The Centre's History
The interdisciplinary study of the Renaissance has been a strong feature of the University of Warwick since the appointment of the charismatic John Hale (1923-1999) as the founding professor of History in 1964. Strongly supported by his fellow founder, Professor George Hunter (1920-2008) of English and Comparative Literary Studies, Sir John Hale inspired the Graduate School of Renaissance Studies, the forerunner of the present Centre for the Study of the Renaissance.
The historians Professor Michael Mallett (d. 2008, obituary) and Dr Humfrey Butters made Warwick a continuing centre of Florentine Renaissance studies through their editorships of the Lorenzo de’ Medici correspondence, whilst the influence of Venice was sustained by Dr Martin Lowry (d. 2002). The History of Art department, founded in 1974 with Foundation Professor Julian Gardner (now one of our Honorary Professors), strengthened the scholarly links with Italy.
Other ‘early’ Warwick faculty with Renaissance interests have also included such outstanding scholars as Nicholas Mann, Terence Cave, Ronnie Mulryne and Paul Hills.
From 1999-2004 the Centre for the Study of the Renaissance also incorporated the AHRB Centre for the Study of Renaissance Elites and Court Cultures with funding of £1.7 million. This involved Europa Triumphans, a research project on Italian Renaissance élites and the John Nichols project, intended to produce a critical edition of and commentary on The Progresses and Public Processions of Queen Elizabeth (1823), and The Progresses, Processions and Magnificent Festivities of King James the First (1828). The then Director, Professor Mulryne also gained an AHRB Resource Enhancement Grant for the digitisation of the British Library’s incomparable collection of Festival Books, which now features on the British Library’s Treasures in full website. John Nichols's The Progresses and Public Processions of Queen Elizabeth I. A New Edition of the Early Modern Sources was seen through the press by Elizabeth Goldring, Faith Eales, Elizabeth Clarke, and Jayne Elisabeth Archer. The prize-winning, five-volume set was published by Oxford University Press in January 2014.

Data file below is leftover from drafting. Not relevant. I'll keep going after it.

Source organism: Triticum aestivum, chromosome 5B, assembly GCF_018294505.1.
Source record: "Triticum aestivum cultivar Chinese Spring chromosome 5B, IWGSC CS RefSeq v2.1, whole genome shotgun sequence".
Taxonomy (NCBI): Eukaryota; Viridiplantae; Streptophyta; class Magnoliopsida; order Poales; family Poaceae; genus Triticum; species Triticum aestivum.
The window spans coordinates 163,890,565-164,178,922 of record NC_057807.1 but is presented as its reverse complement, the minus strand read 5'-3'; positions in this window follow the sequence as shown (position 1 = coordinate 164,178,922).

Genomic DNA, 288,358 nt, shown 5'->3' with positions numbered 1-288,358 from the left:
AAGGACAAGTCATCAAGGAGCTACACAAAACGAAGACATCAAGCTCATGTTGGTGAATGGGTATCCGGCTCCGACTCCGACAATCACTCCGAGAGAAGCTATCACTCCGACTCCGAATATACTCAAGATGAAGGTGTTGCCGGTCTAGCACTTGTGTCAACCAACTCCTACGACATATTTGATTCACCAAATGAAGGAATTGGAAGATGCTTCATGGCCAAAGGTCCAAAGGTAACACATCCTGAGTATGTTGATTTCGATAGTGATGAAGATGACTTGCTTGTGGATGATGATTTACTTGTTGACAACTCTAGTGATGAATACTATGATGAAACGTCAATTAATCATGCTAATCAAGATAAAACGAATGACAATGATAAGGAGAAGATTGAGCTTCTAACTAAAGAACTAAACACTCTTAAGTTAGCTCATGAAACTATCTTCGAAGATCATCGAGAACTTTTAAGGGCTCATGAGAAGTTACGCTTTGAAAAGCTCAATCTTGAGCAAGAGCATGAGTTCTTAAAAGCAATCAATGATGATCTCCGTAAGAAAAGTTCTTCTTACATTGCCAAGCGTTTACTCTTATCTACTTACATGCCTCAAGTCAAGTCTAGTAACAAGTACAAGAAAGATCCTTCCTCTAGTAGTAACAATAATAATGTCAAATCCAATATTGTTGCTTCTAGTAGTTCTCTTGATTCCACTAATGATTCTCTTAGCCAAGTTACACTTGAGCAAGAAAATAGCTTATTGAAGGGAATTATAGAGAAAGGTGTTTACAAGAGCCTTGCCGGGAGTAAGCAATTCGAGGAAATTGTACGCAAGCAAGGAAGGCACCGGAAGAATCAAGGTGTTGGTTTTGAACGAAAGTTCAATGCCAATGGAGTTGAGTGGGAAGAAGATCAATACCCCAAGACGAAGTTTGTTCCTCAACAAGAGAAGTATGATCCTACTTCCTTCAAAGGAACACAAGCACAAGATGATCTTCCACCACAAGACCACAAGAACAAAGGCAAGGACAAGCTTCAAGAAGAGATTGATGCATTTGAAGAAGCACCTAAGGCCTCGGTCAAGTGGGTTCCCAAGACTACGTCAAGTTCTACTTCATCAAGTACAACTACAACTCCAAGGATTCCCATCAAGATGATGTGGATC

See the section 'Research Projects' for more recent research initiatives in the CSR.
Themes and activities
Thematically, the CSR offers particularly strong expertise in:
- religious, political and social history (see the pages, for instance, of Aysu Dincer, Peter Marshall, Beat Kümin, Jonathan Davies, Luca Molà);
- manuscript studies, print culture and the history of the book (e.g., Ingrid De Smet, David Lines, Bryan Brazeau, Paul Botley);
- late-medieval to early modern thought and intellectual culture, including the history of scholarship and universities; the Classical tradition / reception studies; commentaries and translations; the history of medicine and the history of science (e.g., Michael Bycroft, Caroline Petit, Paul Botley, David Lines, Mark Knights, Ingrid De Smet, Rich Rabone);
- medieval and Renaissance literature, theatre, and performance (e.g., Catherine Bates, Teresa Grant, Carol Rutter, Paul Botley, Rich Rabone, Natalya Din-Kariuki);
- the visual arts and the world of artisans, especially in Italy (e.g., Lorenzo Pericolo, Louise Bourdua, Giorgio Tagliaferro).
Prof. David Lines (Sep. 2018-
Prof. Ingrid De Smet (Oct 2014-Aug. 2018)
Prof. Beat Kümin (Feb 2014 -Sept 2014)
Dr Maude Vanhaelen (2012-Feb 2014)
Dr Penny Roberts (2010 -2012)
Dr Ingrid De Smet (2007-2010)
Prof. Steve Hindle (2005-2007)
Prof. em. Julian Gardner (2003-2005)
Prof. em. Ronnie Mulryne (until April 2003)
Working with colleagues in the History Department: details of the recent 50th Anniversary Celebrations for their Venice Programme
Venice Tour with Jonathan Davies